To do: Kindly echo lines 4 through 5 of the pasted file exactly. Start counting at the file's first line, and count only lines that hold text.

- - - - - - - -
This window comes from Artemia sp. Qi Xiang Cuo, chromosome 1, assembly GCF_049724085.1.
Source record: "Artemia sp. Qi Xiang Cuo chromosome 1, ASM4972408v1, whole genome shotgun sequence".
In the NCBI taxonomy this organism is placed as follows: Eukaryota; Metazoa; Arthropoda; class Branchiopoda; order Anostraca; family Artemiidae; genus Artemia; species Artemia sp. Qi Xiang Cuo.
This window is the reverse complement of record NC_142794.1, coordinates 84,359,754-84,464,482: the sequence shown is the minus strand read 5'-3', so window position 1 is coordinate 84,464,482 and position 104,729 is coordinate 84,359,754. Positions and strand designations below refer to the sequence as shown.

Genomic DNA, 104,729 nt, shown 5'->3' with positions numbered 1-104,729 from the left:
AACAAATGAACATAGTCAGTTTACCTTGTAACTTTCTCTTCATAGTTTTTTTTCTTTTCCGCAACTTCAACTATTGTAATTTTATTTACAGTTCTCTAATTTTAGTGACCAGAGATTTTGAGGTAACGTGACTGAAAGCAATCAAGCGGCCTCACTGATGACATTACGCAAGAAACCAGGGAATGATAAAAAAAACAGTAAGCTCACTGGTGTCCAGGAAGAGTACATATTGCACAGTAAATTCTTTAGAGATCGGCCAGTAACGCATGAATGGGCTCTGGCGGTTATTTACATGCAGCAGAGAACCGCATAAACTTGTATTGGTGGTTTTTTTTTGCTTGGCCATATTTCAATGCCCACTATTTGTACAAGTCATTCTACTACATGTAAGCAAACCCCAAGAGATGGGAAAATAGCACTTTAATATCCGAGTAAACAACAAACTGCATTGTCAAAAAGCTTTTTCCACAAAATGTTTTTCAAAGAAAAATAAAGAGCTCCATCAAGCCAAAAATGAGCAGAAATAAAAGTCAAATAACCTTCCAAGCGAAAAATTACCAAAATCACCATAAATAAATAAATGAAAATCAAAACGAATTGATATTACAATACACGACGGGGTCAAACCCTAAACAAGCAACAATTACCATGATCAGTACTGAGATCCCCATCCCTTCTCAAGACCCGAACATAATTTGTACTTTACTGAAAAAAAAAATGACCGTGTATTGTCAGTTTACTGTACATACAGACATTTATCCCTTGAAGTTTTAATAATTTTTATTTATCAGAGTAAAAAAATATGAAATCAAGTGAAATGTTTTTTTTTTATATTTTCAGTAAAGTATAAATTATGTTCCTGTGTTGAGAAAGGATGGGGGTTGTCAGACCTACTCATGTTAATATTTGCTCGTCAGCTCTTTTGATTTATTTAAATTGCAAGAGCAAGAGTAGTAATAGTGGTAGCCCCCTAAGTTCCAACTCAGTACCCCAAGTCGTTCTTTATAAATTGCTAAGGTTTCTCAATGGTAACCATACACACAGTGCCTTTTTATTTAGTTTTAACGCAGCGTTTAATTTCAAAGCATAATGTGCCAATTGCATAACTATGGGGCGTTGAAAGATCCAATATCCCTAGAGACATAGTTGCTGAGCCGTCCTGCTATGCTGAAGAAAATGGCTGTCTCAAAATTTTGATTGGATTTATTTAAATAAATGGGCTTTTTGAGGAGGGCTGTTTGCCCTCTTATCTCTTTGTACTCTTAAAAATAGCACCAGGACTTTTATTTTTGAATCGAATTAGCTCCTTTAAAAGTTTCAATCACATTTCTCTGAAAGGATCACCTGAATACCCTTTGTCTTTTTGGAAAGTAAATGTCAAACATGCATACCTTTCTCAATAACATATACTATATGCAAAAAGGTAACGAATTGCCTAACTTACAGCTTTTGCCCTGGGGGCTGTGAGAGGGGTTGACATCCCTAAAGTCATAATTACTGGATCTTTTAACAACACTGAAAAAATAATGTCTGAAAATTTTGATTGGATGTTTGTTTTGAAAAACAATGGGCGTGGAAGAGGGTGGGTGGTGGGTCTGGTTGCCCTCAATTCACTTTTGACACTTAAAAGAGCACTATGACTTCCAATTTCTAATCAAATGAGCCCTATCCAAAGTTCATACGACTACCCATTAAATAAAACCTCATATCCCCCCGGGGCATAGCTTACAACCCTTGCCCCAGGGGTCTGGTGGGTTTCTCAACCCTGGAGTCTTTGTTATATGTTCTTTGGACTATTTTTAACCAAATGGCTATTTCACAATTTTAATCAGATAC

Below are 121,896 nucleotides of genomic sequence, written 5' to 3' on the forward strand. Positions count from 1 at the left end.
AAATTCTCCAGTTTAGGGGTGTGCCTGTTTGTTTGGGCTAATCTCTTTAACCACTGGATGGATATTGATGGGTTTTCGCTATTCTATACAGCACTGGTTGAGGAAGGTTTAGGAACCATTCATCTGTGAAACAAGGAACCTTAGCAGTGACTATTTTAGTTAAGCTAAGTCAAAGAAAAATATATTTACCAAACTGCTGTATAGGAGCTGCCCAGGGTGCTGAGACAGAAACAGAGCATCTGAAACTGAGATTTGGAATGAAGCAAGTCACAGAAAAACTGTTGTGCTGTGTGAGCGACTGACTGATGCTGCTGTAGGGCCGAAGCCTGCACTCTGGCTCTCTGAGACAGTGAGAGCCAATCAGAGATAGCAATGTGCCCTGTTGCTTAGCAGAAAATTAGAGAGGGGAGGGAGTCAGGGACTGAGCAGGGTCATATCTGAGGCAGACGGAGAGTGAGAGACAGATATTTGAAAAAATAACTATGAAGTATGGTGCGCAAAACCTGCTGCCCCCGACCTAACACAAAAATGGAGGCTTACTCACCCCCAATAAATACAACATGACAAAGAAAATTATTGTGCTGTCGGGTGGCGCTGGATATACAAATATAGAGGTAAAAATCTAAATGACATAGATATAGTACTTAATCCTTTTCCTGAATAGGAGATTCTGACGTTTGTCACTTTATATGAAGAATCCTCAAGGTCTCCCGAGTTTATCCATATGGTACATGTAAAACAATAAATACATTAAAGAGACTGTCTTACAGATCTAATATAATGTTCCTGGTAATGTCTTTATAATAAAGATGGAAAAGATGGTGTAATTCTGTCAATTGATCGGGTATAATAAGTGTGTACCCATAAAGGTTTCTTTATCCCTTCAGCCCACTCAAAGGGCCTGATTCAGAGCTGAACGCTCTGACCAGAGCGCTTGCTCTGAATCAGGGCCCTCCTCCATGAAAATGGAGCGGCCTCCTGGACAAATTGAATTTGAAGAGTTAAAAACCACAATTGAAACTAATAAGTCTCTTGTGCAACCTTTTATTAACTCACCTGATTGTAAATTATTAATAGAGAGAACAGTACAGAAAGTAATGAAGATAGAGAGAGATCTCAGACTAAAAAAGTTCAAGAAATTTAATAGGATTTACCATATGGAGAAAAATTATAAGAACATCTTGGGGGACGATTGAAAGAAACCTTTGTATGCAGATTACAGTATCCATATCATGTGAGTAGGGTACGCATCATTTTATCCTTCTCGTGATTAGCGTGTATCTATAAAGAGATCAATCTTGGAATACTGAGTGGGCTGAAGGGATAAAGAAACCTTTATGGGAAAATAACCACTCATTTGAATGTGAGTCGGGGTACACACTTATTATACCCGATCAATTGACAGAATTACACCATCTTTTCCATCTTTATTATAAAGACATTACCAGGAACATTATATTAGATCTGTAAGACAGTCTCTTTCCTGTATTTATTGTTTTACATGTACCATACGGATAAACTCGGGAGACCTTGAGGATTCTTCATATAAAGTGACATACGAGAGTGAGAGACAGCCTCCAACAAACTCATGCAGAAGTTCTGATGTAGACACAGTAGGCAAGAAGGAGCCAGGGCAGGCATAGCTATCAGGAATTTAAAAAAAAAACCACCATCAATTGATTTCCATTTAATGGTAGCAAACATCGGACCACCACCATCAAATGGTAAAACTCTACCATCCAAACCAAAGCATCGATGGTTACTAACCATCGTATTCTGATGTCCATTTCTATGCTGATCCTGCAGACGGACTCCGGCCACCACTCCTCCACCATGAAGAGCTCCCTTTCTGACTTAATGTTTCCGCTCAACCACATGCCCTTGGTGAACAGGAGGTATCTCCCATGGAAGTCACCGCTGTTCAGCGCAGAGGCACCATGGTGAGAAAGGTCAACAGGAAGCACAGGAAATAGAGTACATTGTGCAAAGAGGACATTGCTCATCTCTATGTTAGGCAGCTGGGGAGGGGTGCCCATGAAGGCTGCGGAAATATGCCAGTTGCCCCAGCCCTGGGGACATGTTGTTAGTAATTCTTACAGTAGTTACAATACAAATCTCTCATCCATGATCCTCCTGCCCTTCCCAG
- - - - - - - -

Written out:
This window is the reverse complement of record NC_142794.1, coordinates 84,359,754-84,464,482: the sequence shown is the minus strand read 5'-3', so window position 1 is coordinate 84,464,482 and position 104,729 is coordinate 84,359,754. Positions and strand designations below refer to the sequence as shown.

Genomic DNA, 104,729 nt, shown 5'->3' with positions numbered 1-104,729 from the left: